Services, who shall be appointed by the Secretary of Health 
     and Human Services;
       (6) 1 member from the Social Security Administration, who 
     shall be appointed by the Commissioner of Social Security;
       (7) 1 member from the Bureau of the Census, who shall be 
     appointed by the Secretary of Commerce in consultation with 
     the Director of the Census; and
       (8) 2 members from the National Academy of Sciences, who 
     shall be appointed by the Director of the Office of 
     Management and Budget from among individuals recommended by 
     the Council of the National Academy of Sciences.

     All appointments to the Commission shall be made from among 
     social scientists and statisticians who have experience 
     analyzing longitudinal household data on economic well-being 
     and participation in government programs.
       (c) Terms of Appointees.--
       (1) In general.--Except as provided in paragraph (2), each 
     member who is appointed to the Commission shall be appointed 
     for a term of 2 years.
       (2) Vacancies.--
       (A) In general.--Any member appointed to fill a vacancy 
     occurring before the expiration of the term for which the 
     member's predecessor was appointed shall be appointed only 
     for the remainder of that term.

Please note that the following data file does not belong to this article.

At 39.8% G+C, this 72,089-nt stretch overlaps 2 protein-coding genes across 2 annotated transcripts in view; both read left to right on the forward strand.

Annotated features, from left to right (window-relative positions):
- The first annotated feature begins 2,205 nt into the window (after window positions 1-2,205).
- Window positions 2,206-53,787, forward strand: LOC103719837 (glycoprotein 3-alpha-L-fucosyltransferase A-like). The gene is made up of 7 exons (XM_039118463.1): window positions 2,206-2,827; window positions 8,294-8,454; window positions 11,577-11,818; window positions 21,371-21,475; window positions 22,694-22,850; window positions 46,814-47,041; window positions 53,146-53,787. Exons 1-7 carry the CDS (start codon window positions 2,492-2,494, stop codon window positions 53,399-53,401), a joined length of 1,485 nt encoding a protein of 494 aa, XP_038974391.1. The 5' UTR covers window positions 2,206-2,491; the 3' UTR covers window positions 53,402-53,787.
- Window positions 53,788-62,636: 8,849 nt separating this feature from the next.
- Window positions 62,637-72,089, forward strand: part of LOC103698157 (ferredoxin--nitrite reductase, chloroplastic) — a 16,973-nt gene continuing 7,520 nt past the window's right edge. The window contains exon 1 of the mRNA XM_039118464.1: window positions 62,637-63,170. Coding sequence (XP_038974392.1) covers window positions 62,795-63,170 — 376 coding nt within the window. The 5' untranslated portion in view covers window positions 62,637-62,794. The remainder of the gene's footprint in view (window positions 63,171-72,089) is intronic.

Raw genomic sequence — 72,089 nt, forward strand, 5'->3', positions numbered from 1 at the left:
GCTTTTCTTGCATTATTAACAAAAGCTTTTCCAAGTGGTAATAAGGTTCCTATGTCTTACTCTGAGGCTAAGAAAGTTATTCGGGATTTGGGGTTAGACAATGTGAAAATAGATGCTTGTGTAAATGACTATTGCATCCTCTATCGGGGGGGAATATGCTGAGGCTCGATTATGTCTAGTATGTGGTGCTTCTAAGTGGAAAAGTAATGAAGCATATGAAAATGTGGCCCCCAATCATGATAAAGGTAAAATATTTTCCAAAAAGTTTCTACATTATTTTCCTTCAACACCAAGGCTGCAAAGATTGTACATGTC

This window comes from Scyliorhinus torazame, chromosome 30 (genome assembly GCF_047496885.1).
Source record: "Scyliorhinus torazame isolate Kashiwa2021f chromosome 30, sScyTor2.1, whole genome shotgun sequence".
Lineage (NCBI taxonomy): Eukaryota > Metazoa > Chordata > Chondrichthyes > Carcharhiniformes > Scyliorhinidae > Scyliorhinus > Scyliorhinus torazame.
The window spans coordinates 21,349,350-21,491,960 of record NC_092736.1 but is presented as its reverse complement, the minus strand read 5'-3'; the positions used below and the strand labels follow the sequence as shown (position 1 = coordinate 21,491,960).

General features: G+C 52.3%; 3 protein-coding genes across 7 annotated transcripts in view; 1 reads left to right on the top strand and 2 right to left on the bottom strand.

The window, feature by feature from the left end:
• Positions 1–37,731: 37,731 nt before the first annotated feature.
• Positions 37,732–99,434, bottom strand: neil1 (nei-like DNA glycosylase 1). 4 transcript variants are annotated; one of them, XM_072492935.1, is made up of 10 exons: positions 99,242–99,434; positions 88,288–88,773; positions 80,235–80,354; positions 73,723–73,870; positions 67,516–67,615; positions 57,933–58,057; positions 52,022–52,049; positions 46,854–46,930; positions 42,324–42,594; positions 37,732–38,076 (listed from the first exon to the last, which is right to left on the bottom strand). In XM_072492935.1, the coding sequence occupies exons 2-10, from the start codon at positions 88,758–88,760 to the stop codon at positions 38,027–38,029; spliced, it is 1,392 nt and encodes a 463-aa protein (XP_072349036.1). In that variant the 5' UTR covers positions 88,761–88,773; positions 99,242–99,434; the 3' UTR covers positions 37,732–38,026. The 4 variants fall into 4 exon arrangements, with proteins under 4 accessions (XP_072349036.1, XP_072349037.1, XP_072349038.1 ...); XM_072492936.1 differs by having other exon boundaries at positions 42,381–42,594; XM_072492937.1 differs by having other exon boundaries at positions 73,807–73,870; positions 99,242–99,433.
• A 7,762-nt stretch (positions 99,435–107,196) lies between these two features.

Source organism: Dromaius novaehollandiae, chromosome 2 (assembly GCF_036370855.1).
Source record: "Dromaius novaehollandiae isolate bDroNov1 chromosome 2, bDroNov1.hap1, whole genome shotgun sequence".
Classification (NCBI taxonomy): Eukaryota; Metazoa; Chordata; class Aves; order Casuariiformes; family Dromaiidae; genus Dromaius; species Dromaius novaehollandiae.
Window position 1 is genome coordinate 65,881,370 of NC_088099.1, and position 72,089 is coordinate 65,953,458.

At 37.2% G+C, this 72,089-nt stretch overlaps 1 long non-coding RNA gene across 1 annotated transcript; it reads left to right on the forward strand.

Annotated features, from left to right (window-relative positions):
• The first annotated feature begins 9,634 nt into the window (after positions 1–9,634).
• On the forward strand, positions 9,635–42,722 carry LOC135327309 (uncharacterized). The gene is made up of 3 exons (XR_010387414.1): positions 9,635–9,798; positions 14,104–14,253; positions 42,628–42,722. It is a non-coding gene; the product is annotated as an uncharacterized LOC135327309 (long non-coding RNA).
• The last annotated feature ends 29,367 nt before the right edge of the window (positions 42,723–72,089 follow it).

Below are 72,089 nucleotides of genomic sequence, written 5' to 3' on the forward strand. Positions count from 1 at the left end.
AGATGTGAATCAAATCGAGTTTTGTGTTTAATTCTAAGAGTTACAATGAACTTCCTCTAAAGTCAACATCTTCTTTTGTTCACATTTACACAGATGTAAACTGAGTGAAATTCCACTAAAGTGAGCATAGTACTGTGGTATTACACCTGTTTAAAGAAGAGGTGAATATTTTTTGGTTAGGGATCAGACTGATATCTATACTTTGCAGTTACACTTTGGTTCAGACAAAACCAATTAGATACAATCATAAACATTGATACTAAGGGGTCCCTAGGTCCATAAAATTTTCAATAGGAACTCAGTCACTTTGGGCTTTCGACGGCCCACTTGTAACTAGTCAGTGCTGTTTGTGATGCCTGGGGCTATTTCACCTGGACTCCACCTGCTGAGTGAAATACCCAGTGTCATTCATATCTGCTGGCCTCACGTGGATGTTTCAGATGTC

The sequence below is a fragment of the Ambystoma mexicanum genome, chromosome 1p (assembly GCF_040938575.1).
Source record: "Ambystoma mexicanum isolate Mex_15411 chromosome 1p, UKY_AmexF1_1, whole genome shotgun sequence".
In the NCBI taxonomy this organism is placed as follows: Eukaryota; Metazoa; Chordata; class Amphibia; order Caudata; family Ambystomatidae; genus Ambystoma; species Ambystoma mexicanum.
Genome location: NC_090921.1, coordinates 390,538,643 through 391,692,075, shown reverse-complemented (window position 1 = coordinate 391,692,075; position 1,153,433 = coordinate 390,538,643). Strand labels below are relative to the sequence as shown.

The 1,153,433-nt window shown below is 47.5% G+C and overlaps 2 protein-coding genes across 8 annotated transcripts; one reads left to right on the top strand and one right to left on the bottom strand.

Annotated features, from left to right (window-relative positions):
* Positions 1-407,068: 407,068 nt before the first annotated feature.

(B) Service after term ends.--A member may serve after the 
     expiration of that member's term until a successor has taken 
     office.
       (C) Manner of appointment.--A vacancy among any of the 
     appointed members shall be filled in the manner in which the 
     original appointment was made.
       (d) Chairman.--The Director of the Office of Management and 
     Budget shall serve as Chairman of the Commission.
       (e) Functions.--
       (1) In general.--It shall be the function of the Commission 
     to consider and act on any proposal relating to the Survey of 
     Income and Program Participation (described in section 2(a)) 
     in accordance with section 2(b).
       (2) Nondelegable functions.--The functions of the Director 
     of the Office of Management and Budget under this Act shall 
     be nondelegable.
       (f) Procedures.--The Commission shall meet at the call of 
     the Chairman of the Commission. A majority of the members of 
     the Commission who are eligible to vote shall constitute a 
     quorum. All members except those under paragraphs (1) and 
     (8), respectively, of subsection (b) shall be eligible to 
     vote.
       (g) Compensation.--Members of the Commission shall serve as 
     such without pay, but shall be allowed travel expenses, 
     including a per diem allowance in lieu of subsistence, in the 
     same manner as persons serving intermittently in Government 
     service are allowed travel expenses under section 5703 of 
     title 5, United States Code.

     SEC. 4. EFFECTIVE DATE.

       This Act shall take effect as of the date of the enactment 
     of this Act or September 30, 2006, whichever is earlier.
                                 ______
                                 
      By Mr. BURNS:
  S. 3759. A bill to name the Armed Forces Readiness Center in Great 
Falls, Montana, in honor of Captain William Wylie Galt, a recipient of 
the Congressional Medal of Honor; to the Committee on Armed Services.